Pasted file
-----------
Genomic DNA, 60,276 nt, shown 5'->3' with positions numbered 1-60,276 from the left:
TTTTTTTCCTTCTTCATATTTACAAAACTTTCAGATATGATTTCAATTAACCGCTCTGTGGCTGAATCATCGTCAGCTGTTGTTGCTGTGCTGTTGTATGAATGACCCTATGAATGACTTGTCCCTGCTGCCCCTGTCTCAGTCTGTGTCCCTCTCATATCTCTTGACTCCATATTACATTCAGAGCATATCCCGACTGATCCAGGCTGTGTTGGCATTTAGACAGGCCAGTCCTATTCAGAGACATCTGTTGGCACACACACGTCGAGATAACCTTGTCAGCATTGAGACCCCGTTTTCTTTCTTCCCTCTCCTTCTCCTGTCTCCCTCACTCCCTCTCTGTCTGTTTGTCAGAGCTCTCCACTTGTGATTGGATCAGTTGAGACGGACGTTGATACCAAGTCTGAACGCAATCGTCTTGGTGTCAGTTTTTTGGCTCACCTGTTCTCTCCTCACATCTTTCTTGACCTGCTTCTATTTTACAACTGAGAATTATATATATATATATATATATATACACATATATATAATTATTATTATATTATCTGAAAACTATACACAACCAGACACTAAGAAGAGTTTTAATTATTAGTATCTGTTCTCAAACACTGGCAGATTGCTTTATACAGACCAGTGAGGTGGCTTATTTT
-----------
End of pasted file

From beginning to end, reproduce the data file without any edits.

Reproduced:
Genomic DNA, 60,276 nt, shown 5'->3' with positions numbered 1-60,276 from the left:
TTTTTTTCCTTCTTCATATTTACAAAACTTTCAGATATGATTTCAATTAACCGCTCTGTGGCTGAATCATCGTCAGCTGTTGTTGCTGTGCTGTTGTATGAATGACCCTATGAATGACTTGTCCCTGCTGCCCCTGTCTCAGTCTGTGTCCCTCTCATATCTCTTGACTCCATATTACATTCAGAGCATATCCCGACTGATCCAGGCTGTGTTGGCATTTAGACAGGCCAGTCCTATTCAGAGACATCTGTTGGCACACACACGTCGAGATAACCTTGTCAGCATTGAGACCCCGTTTTCTTTCTTCCCTCTCCTTCTCCTGTCTCCCTCACTCCCTCTCTGTCTGTTTGTCAGAGCTCTCCACTTGTGATTGGATCAGTTGAGACGGACGTTGATACCAAGTCTGAACGCAATCGTCTTGGTGTCAGTTTTTTGGCTCACCTGTTCTCTCCTCACATCTTTCTTGACCTGCTTCTATTTTACAACTGAGAATTATATATATATATATATATATATACACATATATATAATTATTATTATATTATCTGAAAACTATACACAACCAGACACTAAGAAGAGTTTTAATTATTAGTATCTGTTCTCAAACACTGGCAGATTGCTTTATACAGACCAGTGAGGTGGCTTATTTT